My Version of Hell on Earth

Hi Professor Stavans, 

Hope you are doing well. 

I have been thinking about the discussion we had in class about Act III in King Lear being the closest Shakespeare comes to describing hell on earth. You asked what our version of hell was. Some students spoke about darkness and the lack of human contact. Others spoke about chaos and being around people all the time. My version of hell is something that I have seen play out in my life. I am terrified of being a burden to my family and having a negative rather than positive presence in their lives. 

A couple of years ago, my family and I found out that my grandfather had been diagnosed with Alzheimer’s disease. It started with little things: misplacing objects around the house and forgotten appointments here and there. Slowly it began to be more obvious. Every time I went back to Mumbai I would meet my grandfather. He’d say, “Oh, Khushy. You’ve become so tall. You must be taller than I am.” He’d take me by the hand and lead me to the closest mirror and compare our heights. I did indeed grow taller and stronger, while my grandfather was shrinking with age. But there came the time when he’d follow that same ritual of greeting two days in a row. And then twice on the same day.

The last time I went home, he hugged me with the same love and affection he has always shown me. However, he didn’t compare our heights. Later, when I was sitting with him, he asked, “So, Arati, you must be married now?” Arati is the name of my aunt, his daughter. I don’t know if he remembers me any longer, if I am somewhere buried deep within his memory.

Hell to me isn’t going to a place where I will suffer alone and isolated. It is being alive and watching my family suffer. Having them watch as I lose my memory, my identity, while still being around them physically. Having them suffer the heartbreak of watching me turn into a shell of my former self, changing the fond memories they have of me.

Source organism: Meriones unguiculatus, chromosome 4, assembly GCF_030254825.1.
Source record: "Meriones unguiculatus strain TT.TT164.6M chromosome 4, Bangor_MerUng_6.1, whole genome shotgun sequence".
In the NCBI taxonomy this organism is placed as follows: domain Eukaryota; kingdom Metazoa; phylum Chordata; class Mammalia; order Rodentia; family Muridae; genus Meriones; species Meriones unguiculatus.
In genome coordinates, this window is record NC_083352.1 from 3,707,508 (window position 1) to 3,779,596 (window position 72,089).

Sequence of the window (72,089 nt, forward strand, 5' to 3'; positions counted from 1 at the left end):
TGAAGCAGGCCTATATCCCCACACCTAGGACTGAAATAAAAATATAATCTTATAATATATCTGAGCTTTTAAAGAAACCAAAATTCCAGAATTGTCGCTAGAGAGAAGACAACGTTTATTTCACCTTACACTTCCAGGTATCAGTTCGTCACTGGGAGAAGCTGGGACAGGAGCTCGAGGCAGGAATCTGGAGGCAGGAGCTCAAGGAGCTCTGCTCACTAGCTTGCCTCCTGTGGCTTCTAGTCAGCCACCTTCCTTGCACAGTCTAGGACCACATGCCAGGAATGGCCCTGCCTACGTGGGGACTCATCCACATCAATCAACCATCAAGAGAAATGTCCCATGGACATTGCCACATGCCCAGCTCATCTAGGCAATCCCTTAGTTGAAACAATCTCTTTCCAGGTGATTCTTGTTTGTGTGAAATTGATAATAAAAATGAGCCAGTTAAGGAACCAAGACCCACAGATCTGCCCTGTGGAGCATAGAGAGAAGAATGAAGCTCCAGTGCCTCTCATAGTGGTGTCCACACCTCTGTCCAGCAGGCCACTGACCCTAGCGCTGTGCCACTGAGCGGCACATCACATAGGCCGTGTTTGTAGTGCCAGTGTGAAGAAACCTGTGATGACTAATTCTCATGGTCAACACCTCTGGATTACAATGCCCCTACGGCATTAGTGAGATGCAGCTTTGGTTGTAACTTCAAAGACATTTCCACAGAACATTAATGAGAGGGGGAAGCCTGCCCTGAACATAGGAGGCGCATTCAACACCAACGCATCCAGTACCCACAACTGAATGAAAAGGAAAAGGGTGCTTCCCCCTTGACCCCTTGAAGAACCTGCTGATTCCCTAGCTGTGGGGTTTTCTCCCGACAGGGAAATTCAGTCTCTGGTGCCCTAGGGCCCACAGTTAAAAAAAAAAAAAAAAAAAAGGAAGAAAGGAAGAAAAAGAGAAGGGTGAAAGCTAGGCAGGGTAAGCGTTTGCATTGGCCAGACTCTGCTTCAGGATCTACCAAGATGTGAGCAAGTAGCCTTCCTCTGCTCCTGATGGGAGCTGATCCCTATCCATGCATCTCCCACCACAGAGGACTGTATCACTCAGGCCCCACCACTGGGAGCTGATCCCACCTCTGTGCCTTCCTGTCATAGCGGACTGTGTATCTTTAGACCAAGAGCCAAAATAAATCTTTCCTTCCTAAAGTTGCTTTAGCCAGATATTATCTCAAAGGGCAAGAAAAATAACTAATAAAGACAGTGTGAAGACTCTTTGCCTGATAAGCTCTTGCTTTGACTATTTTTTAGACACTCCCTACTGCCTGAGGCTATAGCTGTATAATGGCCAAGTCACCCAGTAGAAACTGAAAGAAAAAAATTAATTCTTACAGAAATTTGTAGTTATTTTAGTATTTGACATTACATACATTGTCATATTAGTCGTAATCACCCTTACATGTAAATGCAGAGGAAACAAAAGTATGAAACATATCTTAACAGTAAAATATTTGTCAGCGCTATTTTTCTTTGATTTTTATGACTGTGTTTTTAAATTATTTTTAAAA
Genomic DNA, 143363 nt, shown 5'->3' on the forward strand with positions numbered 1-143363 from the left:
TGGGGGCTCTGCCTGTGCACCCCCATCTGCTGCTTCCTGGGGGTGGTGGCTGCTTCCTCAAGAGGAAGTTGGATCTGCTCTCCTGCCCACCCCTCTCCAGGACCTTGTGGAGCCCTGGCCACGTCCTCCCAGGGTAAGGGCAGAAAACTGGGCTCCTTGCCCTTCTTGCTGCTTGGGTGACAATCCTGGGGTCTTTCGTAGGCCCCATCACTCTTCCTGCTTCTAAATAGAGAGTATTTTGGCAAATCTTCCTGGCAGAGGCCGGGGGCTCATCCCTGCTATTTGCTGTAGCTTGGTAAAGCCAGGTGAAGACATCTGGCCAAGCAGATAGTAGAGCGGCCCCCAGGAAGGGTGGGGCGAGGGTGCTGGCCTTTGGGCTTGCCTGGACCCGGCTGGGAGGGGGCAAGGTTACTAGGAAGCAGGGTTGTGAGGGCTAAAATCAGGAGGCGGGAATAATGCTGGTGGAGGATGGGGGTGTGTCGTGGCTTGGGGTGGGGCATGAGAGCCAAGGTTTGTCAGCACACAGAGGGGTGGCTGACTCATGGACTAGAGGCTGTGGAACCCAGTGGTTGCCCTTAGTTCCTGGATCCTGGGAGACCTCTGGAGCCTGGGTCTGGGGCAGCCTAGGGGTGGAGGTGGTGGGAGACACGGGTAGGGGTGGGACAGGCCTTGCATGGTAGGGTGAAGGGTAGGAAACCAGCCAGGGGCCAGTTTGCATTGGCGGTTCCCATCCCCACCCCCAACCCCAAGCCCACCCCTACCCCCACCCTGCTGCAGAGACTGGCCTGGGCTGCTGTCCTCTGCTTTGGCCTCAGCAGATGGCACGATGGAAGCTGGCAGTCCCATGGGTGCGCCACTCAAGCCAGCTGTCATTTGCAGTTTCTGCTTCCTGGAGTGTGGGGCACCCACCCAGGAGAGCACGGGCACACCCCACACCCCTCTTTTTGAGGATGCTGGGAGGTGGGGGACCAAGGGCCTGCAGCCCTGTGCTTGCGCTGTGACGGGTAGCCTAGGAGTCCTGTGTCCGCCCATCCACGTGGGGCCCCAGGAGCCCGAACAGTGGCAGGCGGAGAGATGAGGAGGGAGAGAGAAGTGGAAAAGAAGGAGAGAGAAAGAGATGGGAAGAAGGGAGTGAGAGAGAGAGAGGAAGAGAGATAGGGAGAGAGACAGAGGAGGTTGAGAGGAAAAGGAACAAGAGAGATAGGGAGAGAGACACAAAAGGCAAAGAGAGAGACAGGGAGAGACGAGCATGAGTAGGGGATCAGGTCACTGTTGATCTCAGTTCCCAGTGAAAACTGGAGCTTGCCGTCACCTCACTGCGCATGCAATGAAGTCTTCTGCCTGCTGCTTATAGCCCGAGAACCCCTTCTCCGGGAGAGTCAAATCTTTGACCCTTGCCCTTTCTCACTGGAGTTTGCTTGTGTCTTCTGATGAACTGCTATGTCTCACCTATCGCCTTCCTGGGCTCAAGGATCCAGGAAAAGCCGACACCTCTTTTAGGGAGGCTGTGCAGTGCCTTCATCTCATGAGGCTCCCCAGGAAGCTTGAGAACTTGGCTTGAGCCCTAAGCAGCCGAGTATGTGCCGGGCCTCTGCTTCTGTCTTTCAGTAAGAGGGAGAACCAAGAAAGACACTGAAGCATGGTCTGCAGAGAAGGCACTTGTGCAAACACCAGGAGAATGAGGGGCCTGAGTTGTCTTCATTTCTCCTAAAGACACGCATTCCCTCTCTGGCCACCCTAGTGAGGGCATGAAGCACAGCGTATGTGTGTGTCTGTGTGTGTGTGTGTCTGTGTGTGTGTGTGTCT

Perhaps that is what drove King Lear to insanity, seeing his daughters betray him during his lifetime. When he meets Edgar disguised as a madman, suffering, he asks him, “Didst thou give all to thy two daughters, and art thou come to this?” Going through his own personal hell, he cannot imagine a worse condition to be bestowed on any other person. 

I’d love to hear more about your thoughts on this. 

Khushy (Amherst College student) 

What Would Change If We Knew More?

Hi Professor Stavans, 

I’ve been meaning to write to you about a conversation we had in class two weeks ago. You asked: Would your opinions about Shakespeare’s plays and sonnets change if you knew more about him? Particularly, if you knew he was an asshole. In response, I said that my opinions would change. I brought up Tiger Woods and explained how his career came crashing down almost overnight when the scandal broke about his affairs with multiple women. Others in the class disagreed and argued that one’s merits as a writer, actor, singer or sports player should only be based on their abilities in that particular field.

I couldn’t help but think about my opinions about the inmates. I asked myself a tough question: Would my opinions about some of these men change if I knew what crimes they committed? We are only allowed to interact with the inmates on a depersonalized level. We know nothing about their criminal histories or families or upbringings. I wonder what would change if we knew more. What would change if, prior to enrolling in the class, we were given a sheet with their names and crimes written next to them?